I am a watershed person with field experience of over two decades across Nepal Himalaya managing natural resources, poverty reduction, disaster reduction. and developing innovative ways of resource management. Promoted small material ropeways and dugout ponds as key to climate adaptation. Have been teaching watershed management at School of Environment Management and Sustainable Development in Kathmandu for over a decade. Currently on a mission promoting ‘green water’ management across mountains.


4 thoughts on “About”

  1. Purna Chandra Lal Rajbhandari said:

    Good to know about this blog , look forward to visit more often to refresh my knowledge on watershed management knowledge. Please keep enlightenign us with your wisdom and more than two decades experience on highland…

  2. Dear Madhukar, thank you so much for this blog. I’ve read your articles with interest. I’d like to learn more from you about the upland aquifers and how a hydrologist might gauge whether any have been affected by the earthquake. I’m also interested in learning of any historical evidence of large earthquakes drying up aquifers for villages and the people having to abandon their villages. We suspect this may have happened in some villages in Upper Mustang hundreds of years ago. I’m working on an educational film about the work scientists from many different disciplines are conducting in the aftermath of the earthquake, with a look at the historical evidence at hand. Any insights you can provide would be welcome. I can be reached at clark liesl at mac dot com.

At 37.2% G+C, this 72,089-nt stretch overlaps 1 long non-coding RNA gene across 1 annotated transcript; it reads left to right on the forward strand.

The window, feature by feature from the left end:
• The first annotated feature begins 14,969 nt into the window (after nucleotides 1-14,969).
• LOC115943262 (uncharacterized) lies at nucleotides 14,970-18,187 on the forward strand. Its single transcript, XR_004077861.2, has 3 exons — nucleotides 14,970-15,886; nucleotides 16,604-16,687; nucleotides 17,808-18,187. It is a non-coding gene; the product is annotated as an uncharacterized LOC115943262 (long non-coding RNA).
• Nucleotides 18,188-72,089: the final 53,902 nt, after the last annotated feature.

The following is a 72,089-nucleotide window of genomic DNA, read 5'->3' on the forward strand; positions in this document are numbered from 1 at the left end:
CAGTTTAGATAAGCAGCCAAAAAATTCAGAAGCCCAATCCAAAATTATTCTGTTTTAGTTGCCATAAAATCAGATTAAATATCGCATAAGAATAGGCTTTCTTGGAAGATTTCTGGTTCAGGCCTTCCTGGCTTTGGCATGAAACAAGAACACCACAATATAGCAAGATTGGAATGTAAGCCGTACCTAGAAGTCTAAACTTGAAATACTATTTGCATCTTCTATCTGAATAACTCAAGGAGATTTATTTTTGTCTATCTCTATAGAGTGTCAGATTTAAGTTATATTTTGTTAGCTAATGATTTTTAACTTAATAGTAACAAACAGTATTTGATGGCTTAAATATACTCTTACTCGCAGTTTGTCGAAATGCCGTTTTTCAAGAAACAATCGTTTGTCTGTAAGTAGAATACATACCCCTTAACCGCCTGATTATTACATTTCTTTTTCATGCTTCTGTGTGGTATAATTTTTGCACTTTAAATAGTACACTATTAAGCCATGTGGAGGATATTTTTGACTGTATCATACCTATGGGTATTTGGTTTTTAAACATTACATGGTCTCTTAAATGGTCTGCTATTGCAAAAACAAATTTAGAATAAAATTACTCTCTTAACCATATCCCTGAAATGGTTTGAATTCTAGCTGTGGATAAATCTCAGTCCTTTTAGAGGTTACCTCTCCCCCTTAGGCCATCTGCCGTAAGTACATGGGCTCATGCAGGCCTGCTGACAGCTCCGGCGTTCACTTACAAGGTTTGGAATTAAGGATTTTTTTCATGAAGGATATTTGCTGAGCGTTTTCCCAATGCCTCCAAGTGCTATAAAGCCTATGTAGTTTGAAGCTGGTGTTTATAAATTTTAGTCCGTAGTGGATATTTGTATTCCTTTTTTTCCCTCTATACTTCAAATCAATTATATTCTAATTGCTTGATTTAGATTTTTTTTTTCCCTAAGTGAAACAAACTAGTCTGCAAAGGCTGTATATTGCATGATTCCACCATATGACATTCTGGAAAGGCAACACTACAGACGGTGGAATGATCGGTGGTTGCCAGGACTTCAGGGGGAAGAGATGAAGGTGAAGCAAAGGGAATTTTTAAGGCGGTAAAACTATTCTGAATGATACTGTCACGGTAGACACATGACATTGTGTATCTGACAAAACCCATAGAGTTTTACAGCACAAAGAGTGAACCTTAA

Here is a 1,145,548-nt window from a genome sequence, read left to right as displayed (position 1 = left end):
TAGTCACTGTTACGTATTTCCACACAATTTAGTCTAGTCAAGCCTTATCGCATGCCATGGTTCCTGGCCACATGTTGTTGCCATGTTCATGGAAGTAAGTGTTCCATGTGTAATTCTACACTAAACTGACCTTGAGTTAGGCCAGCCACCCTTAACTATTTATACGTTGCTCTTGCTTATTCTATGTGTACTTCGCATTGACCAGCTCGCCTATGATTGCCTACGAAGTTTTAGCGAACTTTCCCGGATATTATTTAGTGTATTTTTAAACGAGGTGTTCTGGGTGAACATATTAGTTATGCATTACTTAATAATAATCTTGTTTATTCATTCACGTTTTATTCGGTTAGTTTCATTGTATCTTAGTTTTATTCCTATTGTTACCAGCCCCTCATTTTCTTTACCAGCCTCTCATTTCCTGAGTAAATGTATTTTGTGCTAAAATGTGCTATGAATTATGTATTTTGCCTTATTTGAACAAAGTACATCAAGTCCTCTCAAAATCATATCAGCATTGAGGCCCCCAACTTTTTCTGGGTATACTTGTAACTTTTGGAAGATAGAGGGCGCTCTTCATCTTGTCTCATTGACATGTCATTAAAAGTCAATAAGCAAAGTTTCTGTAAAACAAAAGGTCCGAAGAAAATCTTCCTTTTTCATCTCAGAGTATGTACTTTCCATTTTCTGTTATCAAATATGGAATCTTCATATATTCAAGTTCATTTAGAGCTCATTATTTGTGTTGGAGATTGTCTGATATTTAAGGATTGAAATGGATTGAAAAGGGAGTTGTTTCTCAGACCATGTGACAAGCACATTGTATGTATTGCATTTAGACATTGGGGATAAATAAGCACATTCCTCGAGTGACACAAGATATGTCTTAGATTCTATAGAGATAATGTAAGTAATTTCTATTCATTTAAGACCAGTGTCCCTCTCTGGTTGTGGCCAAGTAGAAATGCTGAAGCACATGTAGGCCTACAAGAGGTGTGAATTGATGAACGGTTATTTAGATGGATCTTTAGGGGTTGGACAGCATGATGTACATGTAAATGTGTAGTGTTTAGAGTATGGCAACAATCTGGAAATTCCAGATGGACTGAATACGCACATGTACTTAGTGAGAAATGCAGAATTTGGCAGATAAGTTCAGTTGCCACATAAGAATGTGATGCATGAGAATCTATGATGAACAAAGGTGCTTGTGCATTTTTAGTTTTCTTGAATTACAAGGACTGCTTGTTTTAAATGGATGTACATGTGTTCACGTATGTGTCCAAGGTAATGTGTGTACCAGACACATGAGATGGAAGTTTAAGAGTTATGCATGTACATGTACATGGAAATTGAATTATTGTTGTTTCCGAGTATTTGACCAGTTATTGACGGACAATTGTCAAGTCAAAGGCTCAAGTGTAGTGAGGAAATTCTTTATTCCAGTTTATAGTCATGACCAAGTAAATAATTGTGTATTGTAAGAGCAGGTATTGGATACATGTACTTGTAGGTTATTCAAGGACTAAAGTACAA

Respectfully yours,
    Liesl Clark

    • Dear Liesl Clark
      Thank you so much for your interest in my blog. I am trying to go beyond conventional approach of environmental concerns and see what is there that we have not paid attention to. And what I found is that it is not the snow deposit that feeds our springs and river systems, bu tit is the groundwater in the mountains. The floods and landslides of 1954 did lots of damages to many water sources in the middle hills. There are some places in Lalitpur where I can see old farming, which would not be possible with no water around. The case of Mustang is I guess but different. It is also the oldest landscape – older than the mighty snow peaks.



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